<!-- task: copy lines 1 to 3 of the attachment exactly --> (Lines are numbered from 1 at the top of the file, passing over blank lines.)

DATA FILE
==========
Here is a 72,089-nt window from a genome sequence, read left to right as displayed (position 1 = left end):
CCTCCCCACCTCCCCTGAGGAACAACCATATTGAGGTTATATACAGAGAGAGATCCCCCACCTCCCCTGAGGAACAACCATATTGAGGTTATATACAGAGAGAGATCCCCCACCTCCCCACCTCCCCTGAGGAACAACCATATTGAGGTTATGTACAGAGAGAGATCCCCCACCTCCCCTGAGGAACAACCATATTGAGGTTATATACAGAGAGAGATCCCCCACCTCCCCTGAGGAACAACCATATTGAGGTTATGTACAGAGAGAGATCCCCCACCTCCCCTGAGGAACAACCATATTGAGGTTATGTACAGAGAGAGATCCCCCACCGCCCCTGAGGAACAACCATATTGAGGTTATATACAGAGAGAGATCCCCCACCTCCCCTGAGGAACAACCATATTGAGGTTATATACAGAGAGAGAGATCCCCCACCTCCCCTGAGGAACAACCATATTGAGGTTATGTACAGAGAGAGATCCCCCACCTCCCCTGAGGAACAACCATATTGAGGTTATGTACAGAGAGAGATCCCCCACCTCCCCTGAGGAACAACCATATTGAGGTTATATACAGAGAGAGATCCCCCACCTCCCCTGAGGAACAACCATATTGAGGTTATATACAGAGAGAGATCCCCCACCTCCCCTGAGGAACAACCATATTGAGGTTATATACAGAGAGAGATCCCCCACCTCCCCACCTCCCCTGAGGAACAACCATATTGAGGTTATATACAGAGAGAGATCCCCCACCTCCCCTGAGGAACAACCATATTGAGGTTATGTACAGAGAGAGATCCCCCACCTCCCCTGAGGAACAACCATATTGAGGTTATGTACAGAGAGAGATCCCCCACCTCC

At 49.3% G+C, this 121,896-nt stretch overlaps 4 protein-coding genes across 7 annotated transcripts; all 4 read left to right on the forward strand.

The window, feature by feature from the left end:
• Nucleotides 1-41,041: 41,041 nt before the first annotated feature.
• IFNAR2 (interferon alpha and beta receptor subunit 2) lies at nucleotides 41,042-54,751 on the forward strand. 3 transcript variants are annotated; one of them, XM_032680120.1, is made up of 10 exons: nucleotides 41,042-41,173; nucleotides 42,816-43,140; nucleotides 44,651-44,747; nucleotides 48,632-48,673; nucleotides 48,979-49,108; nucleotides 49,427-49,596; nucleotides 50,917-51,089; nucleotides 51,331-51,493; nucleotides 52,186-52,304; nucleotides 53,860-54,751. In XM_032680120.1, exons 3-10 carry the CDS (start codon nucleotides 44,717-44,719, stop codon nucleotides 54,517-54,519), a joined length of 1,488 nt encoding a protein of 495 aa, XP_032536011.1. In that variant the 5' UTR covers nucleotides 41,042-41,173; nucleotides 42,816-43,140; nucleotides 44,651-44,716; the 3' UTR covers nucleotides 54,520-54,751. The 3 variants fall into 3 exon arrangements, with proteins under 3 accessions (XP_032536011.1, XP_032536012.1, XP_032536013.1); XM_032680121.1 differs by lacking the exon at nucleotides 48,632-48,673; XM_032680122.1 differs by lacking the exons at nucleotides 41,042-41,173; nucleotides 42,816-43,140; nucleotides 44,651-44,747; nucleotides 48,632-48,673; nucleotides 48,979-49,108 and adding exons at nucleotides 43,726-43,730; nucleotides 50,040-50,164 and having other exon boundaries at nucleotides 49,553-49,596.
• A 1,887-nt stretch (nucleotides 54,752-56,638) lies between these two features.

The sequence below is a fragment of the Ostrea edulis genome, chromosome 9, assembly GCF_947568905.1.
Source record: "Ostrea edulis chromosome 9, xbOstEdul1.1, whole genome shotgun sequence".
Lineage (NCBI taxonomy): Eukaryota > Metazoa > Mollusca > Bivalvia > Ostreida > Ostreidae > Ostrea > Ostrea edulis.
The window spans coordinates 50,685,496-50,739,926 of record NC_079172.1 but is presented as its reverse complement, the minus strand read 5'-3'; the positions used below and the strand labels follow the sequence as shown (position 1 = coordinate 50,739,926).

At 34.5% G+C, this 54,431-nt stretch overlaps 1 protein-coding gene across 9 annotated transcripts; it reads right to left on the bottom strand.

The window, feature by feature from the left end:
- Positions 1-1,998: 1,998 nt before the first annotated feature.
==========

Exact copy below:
Here is a 72,089-nt window from a genome sequence, read left to right as displayed (position 1 = left end):
CCTCCCCACCTCCCCTGAGGAACAACCATATTGAGGTTATATACAGAGAGAGATCCCCCACCTCCCCTGAGGAACAACCATATTGAGGTTATATACAGAGAGAGATCCCCCACCTCCCCACCTCCCCTGAGGAACAACCATATTGAGGTTATGTACAGAGAGAGATCCCCCACCTCCCCTGAGGAACAACCATATTGAGGTTATATACAGAGAGAGATCCCCCACCTCCCCTGAGGAACAACCATATTGAGGTTATGTACAGAGAGAGATCCCCCACCTCCCCTGAGGAACAACCATATTGAGGTTATGTACAGAGAGAGATCCCCCACCGCCCCTGAGGAACAACCATATTGAGGTTATATACAGAGAGAGATCCCCCACCTCCCCTGAGGAACAACCATATTGAGGTTATATACAGAGAGAGAGATCCCCCACCTCCCCTGAGGAACAACCATATTGAGGTTATGTACAGAGAGAGATCCCCCACCTCCCCTGAGGAACAACCATATTGAGGTTATGTACAGAGAGAGATCCCCCACCTCCCCTGAGGAACAACCATATTGAGGTTATATACAGAGAGAGATCCCCCACCTCCCCTGAGGAACAACCATATTGAGGTTATATACAGAGAGAGATCCCCCACCTCCCCTGAGGAACAACCATATTGAGGTTATATACAGAGAGAGATCCCCCACCTCCCCACCTCCCCTGAGGAACAACCATATTGAGGTTATATACAGAGAGAGATCCCCCACCTCCCCTGAGGAACAACCATATTGAGGTTATGTACAGAGAGAGATCCCCCACCTCCCCTGAGGAACAACCATATTGAGGTTATGTACAGAGAGAGATCCCCCACCTCC

At 49.3% G+C, this 121,896-nt stretch overlaps 4 protein-coding genes across 7 annotated transcripts; all 4 read left to right on the forward strand.